'Sidewalk Rage': Yes, It's A Real Concept

According to the Pedestrian Aggressiveness Syndrome Scale, if you find yourself "feeling stress and impatience when walking in a crowded area," you may have sidewalk rage. i i

According to the Pedestrian Aggressiveness Syndrome Scale, if you find yourself "feeling stress and impatience when walking in a crowded area," you may have sidewalk rage. sculpies/iStockphoto hide caption

itoggle caption sculpies/iStockphoto
According to the Pedestrian Aggressiveness Syndrome Scale, if you find yourself "feeling stress and impatience when walking in a crowded area," you may have sidewalk rage.

According to the Pedestrian Aggressiveness Syndrome Scale, if you find yourself "feeling stress and impatience when walking in a crowded area," you may have sidewalk rage.

sculpies/iStockphoto

We've been blessed with rather pleasant weather in D.C. this week, which only reminds me that one thing is around the corner — the height of our tourist season. Soon enough, droves of kids with parents walking from museum to monument will fill the streets.

At times, one runs into the slowest person on the elevator, standing on the left side. Or that group of people who get distracted by a street performer on the corner. Have you ever felt the urge to act upon that pent-up anger the ambler in front of you inspires? Perhaps you have what's called "intermittent explosive disorder" — or simply, "sidewalk rage"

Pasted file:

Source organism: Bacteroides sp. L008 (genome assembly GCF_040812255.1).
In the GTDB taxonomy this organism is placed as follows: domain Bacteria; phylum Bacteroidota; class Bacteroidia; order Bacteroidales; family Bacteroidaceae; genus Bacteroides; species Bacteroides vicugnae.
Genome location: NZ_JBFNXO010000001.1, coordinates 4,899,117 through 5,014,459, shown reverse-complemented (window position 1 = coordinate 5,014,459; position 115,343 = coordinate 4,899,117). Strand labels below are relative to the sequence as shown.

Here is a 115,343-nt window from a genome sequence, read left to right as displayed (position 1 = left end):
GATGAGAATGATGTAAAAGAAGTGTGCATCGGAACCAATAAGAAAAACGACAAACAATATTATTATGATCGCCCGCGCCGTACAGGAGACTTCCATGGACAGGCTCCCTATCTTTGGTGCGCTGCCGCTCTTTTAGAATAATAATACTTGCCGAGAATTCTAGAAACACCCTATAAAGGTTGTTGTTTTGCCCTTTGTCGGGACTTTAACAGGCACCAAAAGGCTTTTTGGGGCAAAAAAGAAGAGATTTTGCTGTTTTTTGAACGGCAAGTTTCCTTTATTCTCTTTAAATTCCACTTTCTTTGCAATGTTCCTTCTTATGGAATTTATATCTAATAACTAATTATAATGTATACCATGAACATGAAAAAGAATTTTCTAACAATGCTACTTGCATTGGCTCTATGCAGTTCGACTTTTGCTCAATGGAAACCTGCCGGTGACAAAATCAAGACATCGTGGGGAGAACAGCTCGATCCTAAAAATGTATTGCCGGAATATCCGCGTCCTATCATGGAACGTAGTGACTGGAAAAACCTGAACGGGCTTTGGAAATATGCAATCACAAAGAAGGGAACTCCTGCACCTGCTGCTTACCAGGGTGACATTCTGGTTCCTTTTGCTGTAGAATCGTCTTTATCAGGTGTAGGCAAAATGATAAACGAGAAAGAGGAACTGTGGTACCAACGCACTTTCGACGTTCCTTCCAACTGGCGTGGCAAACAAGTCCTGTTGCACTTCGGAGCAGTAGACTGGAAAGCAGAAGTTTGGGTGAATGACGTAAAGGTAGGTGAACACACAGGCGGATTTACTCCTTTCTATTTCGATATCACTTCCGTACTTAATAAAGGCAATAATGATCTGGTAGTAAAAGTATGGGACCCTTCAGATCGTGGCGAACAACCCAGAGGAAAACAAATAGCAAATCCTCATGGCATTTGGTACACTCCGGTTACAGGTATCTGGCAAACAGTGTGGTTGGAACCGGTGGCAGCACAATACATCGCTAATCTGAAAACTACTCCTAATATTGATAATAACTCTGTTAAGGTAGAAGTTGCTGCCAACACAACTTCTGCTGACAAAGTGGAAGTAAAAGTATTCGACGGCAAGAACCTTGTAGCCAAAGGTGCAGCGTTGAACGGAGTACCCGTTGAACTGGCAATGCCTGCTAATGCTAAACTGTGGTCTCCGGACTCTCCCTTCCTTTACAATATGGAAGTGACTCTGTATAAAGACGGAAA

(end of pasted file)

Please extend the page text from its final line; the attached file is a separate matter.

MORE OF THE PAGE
As the Wall Street Journal reports, researchers are studying "sidewalk rage" and how those impatient walkers act upon those who can't (or don't) move as fast as they do. A researcher at the University of Hawaii has created a "Pedestrian Aggressiveness Syndrome Scale" — if any of these traits apply to you or a friend, perhaps it's time to cool your jets:

  • Walking by a slower moving pedestrian and cutting back too soon (feels hostile or rude)
  • Not apologizing when expected (after bumping by accident or coming very close in attempting to pass)
  • Acting in a hostile manner (staring, presenting a mean face, moving faster or closer than expected)
  • Not yielding when it's the polite thing to do

So, how do you curb the habit? Well, research is still in the works. There isn't one set therapy or practice in place. But if I had to make a guess, it would be to emulate the saying on the famous poster the British government created in 1939 at the beginning of World War II.

Click here to check out some advice on staying calm on the streets, as well as a chart of how fast (or slow) different types of walkers move along the sidewalk.

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